A protein called alpha-synuclein plays a major role in Parkinson’s disease as well as other brain disorders. In these conditions, the protein misfolds and aggregates (collects and sticks together) to create clumps called Lewy bodies within cells. Lewy bodies are thought to be toxic to certain neurons in the brain.

Parkinson’s disease and another disease involving alpha-synuclein, called multiple system atrophy (MSA), are particularly difficult to tell apart based on early symptoms. While there is no cure for either, the two diseases require different treatments to keep people with the conditions healthy as long as possible.

Researchers led by Dr. Claudio Soto from UTHealth in Houston used a test called protein misfolding cyclic amplification (PMCA) to detect small amounts of alpha-synuclein aggregates in cerebrospinal fluid (CSF). PMCA works by exposing regular alpha-synuclein protein to samples from patients that might contain misfolded alpha-synuclein. If present, the misfolded protein amplifies itself by misfolding regular alpha-synuclein. This copying process allows detection and analysis of the misfolded proteins, which aggregate and assemble into thin, twisted fibrils. Such fibrils form a large component of Lewy bodies.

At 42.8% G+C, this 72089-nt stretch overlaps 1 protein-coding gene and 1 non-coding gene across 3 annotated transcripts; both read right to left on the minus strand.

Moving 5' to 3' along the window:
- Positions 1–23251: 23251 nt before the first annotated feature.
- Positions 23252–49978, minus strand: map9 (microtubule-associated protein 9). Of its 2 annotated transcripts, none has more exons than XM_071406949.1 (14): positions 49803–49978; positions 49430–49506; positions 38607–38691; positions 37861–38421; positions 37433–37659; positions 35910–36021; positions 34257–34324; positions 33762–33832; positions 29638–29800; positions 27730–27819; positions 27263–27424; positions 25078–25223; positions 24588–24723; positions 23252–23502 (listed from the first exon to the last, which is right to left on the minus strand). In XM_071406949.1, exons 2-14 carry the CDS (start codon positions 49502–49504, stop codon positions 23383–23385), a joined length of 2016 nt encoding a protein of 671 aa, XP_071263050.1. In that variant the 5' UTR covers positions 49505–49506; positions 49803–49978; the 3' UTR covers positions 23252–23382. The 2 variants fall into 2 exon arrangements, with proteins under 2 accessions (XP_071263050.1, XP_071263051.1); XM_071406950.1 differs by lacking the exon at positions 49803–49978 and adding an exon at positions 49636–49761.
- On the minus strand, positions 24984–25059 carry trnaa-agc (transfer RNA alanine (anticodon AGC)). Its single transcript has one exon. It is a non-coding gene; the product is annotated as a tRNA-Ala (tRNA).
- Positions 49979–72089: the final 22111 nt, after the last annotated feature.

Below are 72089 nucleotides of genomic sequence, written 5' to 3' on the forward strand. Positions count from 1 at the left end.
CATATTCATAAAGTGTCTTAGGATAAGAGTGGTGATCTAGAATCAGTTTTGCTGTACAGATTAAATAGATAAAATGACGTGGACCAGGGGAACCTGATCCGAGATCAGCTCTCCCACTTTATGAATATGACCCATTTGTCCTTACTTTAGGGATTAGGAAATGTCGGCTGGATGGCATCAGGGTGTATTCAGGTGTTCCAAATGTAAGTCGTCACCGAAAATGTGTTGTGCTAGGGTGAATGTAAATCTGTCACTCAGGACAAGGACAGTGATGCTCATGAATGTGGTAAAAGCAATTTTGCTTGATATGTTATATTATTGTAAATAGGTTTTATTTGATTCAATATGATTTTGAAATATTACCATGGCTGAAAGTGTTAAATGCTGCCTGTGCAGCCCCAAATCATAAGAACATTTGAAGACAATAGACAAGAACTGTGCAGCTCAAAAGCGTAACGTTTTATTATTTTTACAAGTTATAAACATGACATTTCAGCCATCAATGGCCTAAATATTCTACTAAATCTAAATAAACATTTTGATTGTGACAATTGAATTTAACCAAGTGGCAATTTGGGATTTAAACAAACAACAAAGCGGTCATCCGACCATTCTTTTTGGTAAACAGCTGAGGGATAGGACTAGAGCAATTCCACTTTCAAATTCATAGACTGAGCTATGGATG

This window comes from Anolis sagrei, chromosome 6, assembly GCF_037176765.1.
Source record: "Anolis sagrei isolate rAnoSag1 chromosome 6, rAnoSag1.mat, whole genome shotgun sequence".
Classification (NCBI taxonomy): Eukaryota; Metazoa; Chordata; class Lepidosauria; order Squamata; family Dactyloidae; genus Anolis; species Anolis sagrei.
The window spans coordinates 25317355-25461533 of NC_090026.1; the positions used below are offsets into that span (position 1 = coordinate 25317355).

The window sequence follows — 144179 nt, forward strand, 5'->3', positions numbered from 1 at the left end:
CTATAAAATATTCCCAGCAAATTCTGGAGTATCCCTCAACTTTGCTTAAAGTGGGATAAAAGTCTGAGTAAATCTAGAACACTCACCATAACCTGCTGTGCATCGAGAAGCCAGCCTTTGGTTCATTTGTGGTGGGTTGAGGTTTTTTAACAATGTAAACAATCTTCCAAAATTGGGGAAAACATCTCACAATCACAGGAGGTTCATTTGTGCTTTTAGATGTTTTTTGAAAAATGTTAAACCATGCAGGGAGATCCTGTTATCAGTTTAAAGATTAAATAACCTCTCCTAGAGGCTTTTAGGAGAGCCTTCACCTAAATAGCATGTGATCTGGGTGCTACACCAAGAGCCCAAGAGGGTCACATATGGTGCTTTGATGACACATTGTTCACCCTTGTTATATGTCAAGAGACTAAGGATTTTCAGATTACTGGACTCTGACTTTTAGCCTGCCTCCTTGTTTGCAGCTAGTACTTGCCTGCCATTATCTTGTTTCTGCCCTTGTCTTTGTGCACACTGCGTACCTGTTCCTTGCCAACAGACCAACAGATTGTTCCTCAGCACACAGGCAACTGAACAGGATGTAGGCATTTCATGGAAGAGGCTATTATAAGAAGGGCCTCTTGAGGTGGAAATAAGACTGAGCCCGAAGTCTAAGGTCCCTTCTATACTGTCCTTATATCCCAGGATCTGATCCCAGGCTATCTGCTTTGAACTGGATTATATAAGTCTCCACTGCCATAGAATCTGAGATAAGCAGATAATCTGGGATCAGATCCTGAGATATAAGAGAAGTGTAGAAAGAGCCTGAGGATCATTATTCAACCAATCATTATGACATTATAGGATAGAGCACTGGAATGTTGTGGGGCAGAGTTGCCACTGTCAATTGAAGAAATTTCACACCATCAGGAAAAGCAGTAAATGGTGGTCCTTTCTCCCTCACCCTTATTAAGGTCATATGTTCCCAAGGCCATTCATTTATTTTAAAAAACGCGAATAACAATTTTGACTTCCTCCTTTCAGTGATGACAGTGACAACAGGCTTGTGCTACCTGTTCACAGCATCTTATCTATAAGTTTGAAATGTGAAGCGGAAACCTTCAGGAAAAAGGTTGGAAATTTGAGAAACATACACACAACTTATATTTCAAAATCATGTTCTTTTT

By amplifying the abnormal [alpha-synuclein] aggregates, we can detect with high efficiency which disease the patient has. This has huge implications both for accurate diagnosis and clinical care of the patient, and the development of new specific treatments for both diseases.
Dr. Claudio Soto

 

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